Figure 1

Faecal water content (A) and frequency defaecation (B) in six healthy rats (Control group) and 24 rats with cold saline-induced constipation that remained untreated (Constipation group, n=6) or received electroacupuncture at LI11 (Constipation+LI11 group, n=6), ST37 (Constipation+ST37 group, n=6) or both LI11 and ST37 (Constipation+LI11+ST37 group, n=6). Data are mean±SEM. #p<0.05 versus Control group; *p<0.05 versus Constipation group.

Effects of EA on GI transit

The effects of saline gavage and EA stimulation on GI transit are shown in figure 2. All groups receiving EA stimulation displayed a statistically significant increase in the GI transit rate compared to the untreated constipated group (p<0.05); however, there were no statistically significant differences between rats receiving EA at LI11/ST37 only, or a combination of the two.

Figure 2

Gastrointestinal transit in six healthy rats (Control group) and 24 rats with cold saline-induced constipation that remained untreated (Constipation group, n=6) or received electroacupuncture at LI11 (Constipation+LI11 group, n=6), ST37 (Constipation+ST37 group, n=6) or both LI11 and ST37 (Constipation+LI11+ST37 group, n=6). Data are mean±SEM. #p<0.05 versus Control group; *p<0.05 versus Constipation group.

Effects of EA on 5-HT and TPH

The 5-HT content of the faeces and colonic tissue (as measured by ELISA) and the relative TPH protein levels in colonic tissue (measured by Western blot analysis) are shown in figures 3 and 4, respectively. 5-HT content in the faeces, and both 5-HT and TPH in colonic tissue, were significantly increased in all groups that received EA stimulation (p<0.05) compared to untreated rats with saline-induced constipation.

Figure 3

Serotonin (5-hydroxytryptamine, 5-HT) content of faeces (A) and colonic tissues (B), measured by ELISA, in six healthy rats (Control group) and 24 rats with cold saline-induced constipation that remained untreated (Constipation group, n=6) or received electroacupuncture at LI11 (Constipation+LI11 group, n=6), ST37 (Constipation+ST37 group, n=6) or both LI11 and ST37 (Constipation+LI11+ST37 group, n=6). Data are mean±SEM. #p<0.05 versus Control group; *p<0.05 versus Constipation group.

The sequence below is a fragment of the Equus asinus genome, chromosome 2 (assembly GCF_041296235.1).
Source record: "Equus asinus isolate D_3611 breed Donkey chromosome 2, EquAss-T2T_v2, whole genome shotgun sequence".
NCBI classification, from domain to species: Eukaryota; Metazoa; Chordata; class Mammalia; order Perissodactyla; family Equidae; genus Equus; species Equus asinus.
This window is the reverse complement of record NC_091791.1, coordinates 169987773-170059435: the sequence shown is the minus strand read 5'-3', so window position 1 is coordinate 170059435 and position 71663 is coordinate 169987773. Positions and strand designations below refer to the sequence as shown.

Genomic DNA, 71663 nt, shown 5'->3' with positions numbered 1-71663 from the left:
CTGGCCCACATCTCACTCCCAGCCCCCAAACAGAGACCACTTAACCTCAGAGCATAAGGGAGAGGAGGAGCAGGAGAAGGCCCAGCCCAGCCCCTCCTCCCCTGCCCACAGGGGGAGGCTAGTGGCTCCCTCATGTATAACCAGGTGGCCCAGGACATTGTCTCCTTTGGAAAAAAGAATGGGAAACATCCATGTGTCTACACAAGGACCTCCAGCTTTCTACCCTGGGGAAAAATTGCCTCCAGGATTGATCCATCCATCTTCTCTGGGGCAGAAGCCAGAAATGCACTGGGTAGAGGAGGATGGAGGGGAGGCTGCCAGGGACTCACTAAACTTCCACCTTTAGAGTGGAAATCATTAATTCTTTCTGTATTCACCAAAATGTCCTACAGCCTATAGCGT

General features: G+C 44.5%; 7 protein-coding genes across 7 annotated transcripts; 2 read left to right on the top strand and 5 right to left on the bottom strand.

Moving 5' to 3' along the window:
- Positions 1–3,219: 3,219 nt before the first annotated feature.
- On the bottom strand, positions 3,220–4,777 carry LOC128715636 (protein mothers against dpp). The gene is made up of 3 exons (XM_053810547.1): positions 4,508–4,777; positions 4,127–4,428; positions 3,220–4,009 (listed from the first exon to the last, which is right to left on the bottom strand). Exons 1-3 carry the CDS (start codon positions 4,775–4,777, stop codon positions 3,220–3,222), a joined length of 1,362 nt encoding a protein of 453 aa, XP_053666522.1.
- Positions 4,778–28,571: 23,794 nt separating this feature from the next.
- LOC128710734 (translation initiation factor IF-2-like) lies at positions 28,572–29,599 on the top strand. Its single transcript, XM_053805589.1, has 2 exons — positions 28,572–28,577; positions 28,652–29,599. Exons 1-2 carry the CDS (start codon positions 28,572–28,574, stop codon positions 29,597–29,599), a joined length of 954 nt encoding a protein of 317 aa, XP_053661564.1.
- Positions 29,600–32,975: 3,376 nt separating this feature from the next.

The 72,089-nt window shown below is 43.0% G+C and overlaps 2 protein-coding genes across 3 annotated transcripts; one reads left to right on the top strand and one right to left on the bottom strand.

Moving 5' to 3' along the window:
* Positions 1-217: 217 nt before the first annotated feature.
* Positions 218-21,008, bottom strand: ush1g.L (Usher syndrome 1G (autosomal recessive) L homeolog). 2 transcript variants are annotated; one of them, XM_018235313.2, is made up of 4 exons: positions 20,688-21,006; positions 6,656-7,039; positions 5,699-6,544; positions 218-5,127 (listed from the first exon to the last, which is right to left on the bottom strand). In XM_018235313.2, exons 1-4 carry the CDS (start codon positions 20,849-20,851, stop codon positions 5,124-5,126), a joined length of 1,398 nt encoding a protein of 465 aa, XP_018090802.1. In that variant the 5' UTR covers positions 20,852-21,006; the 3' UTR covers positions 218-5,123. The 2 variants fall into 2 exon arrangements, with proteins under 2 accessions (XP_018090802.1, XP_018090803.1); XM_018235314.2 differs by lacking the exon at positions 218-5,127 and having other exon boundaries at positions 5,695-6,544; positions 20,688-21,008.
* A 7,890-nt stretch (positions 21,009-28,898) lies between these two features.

Figure 4

Colonic tryptophan hydroxylase (TPH) expression (relative to beta-actin), measured by Western blot assay, in six healthy rats (Control group) and 24 rats with cold saline-induced constipation that remained untreated (Constipation group, n=6) or received electroacupuncture at LI11 (Constipation+LI11 group, n=6), ST37 (Constipation+ST37 group, n=6) or both LI11 and ST37 (Constipation+LI11+ST37 group, n=6). Data are mean±SEM. #p<0.05 versus Control group; *p<0.05 versus Constipation group.

Discussion

This study, by measurement of faecal output and GI transit, has demonstrated that EA stimulation at LI11, ST37 or a combination of the two acupuncture points, can have a positive effect on objective markers of constipation in a rat model. We also found that colonic TPH expression was decreased in rats following cold saline-induced constipation and that EA stimulation at either or both points attenuated this effect. Similar patterns were seen in the 5-HT content of the faeces and colonic tissue.